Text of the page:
All that is limiting and binding does not exist in this place of Divine emptiness. There is nothing that can be desired or boxed-in or possessed. All is endless expansion and emanation and pouring forth. All is light and illumination and joy.

There are no walls, there are no barriers, and there are no veils. There is neither up nor down, neither top nor bottom, neither left nor right. There is no right and wrong, or good and bad, or friend and foe. There is only unity, and oneness and the undivided ‘I’ of God.

A disciple of the Maggid of Mezeritch was returning from his teacher to his home. On his way, he decided to visit his fellow Hasid and disciple, Rebbe Aaron of Karlin. When he got to Karlin it was past midnight, but his desire to see his friend was so intense that he went straight to his house and knocked at the lit window.

A familiar voice asked: who is it?’ Thinking that Rebbe Aaron would recognize his voice, he answered nothing but the word ‘I’. To his surprise, the window remained closed, and no other sound came from within though he knocked again and again.

At last he cried out in distress: “Aaron, why don’t you open for me?”

Finally his friend gravely replied:

“Who is it that dares call himself ‘I’ as befits only God Himself”! [4]

The only real ‘I’ is God and everything that exists is part of that I. It is the ‘I’ of Anochi in the first of the Ten Commandments:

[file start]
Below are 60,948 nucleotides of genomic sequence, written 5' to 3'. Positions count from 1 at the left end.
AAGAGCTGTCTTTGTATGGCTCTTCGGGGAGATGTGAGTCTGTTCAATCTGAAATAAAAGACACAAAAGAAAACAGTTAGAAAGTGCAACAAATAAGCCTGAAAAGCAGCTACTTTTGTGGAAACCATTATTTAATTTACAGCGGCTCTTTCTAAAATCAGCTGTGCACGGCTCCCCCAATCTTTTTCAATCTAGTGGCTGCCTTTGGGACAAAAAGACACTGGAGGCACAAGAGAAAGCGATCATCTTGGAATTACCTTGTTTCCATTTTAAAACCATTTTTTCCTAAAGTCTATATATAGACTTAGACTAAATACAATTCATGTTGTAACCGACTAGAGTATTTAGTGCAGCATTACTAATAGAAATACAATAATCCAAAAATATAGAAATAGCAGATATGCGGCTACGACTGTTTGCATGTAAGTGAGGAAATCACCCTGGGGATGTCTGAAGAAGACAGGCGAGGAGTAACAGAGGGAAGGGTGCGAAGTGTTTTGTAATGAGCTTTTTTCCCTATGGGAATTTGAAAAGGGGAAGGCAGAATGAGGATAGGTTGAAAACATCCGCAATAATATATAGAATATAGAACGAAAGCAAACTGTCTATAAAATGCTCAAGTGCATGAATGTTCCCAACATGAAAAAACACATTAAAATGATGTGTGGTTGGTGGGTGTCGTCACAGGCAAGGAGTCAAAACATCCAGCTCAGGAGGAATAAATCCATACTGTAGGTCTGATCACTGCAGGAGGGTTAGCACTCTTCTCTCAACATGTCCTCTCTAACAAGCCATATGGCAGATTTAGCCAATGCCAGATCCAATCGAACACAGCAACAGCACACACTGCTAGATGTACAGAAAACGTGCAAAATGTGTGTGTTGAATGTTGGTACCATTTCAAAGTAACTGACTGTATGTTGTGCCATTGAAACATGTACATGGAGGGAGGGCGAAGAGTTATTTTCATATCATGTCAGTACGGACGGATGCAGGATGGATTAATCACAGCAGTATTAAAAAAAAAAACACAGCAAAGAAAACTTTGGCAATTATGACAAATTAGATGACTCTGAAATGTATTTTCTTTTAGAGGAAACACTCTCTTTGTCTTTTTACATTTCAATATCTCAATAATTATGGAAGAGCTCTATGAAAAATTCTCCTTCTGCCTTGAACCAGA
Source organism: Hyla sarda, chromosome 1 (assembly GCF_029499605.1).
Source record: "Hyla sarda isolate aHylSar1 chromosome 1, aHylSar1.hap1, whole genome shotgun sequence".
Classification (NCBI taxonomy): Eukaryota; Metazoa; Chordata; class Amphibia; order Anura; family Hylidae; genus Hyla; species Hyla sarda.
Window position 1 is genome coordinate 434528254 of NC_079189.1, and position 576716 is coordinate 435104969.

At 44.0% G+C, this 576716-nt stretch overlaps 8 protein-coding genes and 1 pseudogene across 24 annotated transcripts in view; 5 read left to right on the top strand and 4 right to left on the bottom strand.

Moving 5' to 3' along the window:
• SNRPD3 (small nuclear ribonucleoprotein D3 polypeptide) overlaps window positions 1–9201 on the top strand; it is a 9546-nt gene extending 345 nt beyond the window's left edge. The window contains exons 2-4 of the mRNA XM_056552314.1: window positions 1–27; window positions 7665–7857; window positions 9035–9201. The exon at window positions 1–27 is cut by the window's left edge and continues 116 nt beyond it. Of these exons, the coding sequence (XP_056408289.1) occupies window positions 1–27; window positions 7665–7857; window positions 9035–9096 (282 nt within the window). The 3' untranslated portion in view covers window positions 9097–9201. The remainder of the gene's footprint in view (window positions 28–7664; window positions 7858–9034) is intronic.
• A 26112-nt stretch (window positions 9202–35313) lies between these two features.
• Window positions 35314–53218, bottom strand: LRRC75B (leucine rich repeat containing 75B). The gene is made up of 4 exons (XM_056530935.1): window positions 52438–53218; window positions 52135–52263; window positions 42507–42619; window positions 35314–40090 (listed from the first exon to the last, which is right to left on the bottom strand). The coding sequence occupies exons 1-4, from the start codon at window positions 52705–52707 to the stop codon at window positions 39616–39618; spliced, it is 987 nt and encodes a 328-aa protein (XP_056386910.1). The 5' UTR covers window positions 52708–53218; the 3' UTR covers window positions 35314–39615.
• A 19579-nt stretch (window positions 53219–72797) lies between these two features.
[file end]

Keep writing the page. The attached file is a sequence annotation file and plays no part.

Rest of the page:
“I (Anochi) am the Lord your God, who has brought you out of the land of Egypt, out of the house of bondage.” – Exodus 20:2

Knowing this ‘I’ will free us from bondage.

This is also why the second commandment states:

“You shall not make for yourself any carven idol, or any likeness of any thing that is in heaven above, or that is in the earth beneath, or that is in the water under the earth.” – Exodus 20:4

The ‘I’ of God cannot be described, for it is the ‘I’ of pure consciousness. Only by emptying ourselves of every image that we can conceive of will we comprehend this infinite ‘I’.

Moses asked God His Name: God answered “I am that I am”: pure Being. God’s answer can also be translated as: “I will be what I will be.” The true Name of God – His ‘I’ – can never be grasped. The moment that we think that we have grabbed hold of it, it is out of our reach. It is only by constantly saying “it’s not this, it’s not this” (neti, neti!) that we can approach it. When we have stopped trying to name or define God, then we will know Who God is. Then we will reach the fullness of the Divine Emptiness and know that there is nothing else that exists.


The Torah declares:

“Know this day and take unto your heart that the Lord is God; in the heavens above and upon the earth below, there is nothing else.”

Deuteronomy 4:39

The Hasidic Master, Menachem Mendel of Kotsk, taught that this Biblical verse comes to teach us that there is no other reality in the universe but God: all that we see around us with our physical eyes is an illusion, it does not really exist – that which we can see with our inner eye (the mind’s eye) is the only true reality.

Therefore, let us strive with all of our heart, mind and soul to empty ourselves of all the things of the little ‘I’, so that we can be filled with the lofty ‘I’ of Anochi – the infinite and eternal ‘I’ of God.


Copyright © 2007, by Yoel Glick

Acknowledgements    (↵ returns to text)

  1. Abbot Zenkei Shibayama, A Flower does not Talk
  2. David Godman, The Power of the Presence, Part II
  3. ‘M’, The Gospel of Sri Ramakrishna, as translated by Swami Nikhilananda
  4. Martin Buber, Tales of the Hasidim, Book I